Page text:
Whether the constitution drafting process will be completed by the extended deadline – just over two months away – is certainly on Bhattarai’s mind. But in the meantime if he wants to show the Nepali people that he takes human rights and his own judiciary seriously, he has an easy way to do that: a flick of his pen could order all administrative offices across the country to obey the law and recognized third gender citizens.
The Court decision demonstrated substantial progress, but the LGBTI community has been waiting for too long for something real to happen.
On Friday, Bhattari spoke at The New School. I asked him via Twitter when he would keep his promise. He replied:
“We have in principal agreed that we will provide citizenship – even our Supreme Court has given a ruling in that context. So the government is committed to implement that.”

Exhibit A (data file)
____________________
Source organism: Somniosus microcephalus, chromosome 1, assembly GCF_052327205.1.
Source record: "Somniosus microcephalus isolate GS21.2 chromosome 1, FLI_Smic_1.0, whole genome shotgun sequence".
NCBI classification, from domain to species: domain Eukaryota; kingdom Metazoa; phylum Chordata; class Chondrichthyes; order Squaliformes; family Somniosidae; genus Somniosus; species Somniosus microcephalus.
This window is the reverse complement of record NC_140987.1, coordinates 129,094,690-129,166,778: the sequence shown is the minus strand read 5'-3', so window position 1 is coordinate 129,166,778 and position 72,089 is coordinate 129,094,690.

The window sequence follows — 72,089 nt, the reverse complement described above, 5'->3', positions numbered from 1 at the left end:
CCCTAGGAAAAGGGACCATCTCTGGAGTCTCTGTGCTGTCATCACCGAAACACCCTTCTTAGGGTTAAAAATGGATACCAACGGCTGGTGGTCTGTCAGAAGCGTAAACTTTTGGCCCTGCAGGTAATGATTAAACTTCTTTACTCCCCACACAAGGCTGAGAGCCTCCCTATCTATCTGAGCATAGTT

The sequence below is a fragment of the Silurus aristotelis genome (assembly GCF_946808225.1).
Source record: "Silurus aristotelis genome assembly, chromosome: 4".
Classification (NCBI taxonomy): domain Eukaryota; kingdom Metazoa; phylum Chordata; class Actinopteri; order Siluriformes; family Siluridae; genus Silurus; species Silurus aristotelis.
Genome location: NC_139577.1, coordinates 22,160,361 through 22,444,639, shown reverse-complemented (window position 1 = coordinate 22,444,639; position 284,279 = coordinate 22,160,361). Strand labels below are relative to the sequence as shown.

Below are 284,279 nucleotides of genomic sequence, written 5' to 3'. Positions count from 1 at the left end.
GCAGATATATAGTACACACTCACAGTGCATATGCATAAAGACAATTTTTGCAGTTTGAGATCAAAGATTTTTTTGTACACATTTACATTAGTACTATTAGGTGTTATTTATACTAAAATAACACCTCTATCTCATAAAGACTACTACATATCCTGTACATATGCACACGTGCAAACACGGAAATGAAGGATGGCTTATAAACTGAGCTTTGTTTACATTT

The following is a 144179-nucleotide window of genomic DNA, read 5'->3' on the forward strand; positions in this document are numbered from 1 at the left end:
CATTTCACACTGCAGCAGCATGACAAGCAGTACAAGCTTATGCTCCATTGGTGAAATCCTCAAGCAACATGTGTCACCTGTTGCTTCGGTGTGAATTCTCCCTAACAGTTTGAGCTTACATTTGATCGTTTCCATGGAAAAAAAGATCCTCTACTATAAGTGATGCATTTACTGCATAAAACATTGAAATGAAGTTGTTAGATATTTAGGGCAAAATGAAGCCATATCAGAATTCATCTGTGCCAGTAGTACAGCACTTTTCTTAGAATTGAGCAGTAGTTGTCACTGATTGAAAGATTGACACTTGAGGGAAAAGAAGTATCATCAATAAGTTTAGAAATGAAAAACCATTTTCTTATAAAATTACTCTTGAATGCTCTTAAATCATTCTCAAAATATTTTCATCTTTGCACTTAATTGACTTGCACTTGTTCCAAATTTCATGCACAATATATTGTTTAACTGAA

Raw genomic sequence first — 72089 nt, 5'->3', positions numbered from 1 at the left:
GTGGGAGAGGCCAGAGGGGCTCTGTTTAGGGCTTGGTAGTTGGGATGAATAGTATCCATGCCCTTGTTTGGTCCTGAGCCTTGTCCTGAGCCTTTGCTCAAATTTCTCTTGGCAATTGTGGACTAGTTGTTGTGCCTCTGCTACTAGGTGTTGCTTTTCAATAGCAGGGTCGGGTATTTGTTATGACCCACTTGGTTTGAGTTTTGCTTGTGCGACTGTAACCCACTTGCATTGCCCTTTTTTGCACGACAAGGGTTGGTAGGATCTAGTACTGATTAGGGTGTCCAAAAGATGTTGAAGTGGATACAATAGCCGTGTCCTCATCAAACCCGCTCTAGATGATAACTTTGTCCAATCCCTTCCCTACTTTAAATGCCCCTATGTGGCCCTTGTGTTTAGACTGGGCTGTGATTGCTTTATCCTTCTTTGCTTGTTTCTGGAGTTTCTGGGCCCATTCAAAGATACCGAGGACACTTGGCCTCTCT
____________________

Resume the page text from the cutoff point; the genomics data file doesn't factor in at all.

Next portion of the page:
Hari Phuyal, the prominent Kathmandu lawyer who tried the 2007 Supreme Court case says, “the Court decision came at such a crucial time, when the LGBTI community was misused and mishandled by the law enforcement agencies in Nepal.” The violence against LGBTI people has largely ceased thanks to successful advocacy and publicity, but now is another crucial moment, and there is one man who can make the difference.
Kyle Knight is a Fulbright Scholar in Nepal where his research focuses on the LGBTI rights movement. He previously worked at Human Rights Watch, where he focused on children’s rights issue. For three years, he worked as a suicide prevention counselor for LGBTQ youth at the Trevor Project in New York City. He currently sits on the Trevor Project’s Advocacy and Public Policy Committee, is the president of the Duke University LGBT Network, and a is lecturer in Gender Studies at Tribhuvan University, Nepal’s state-run university in Kathmandu. You can follow him on Twitter @knightktm.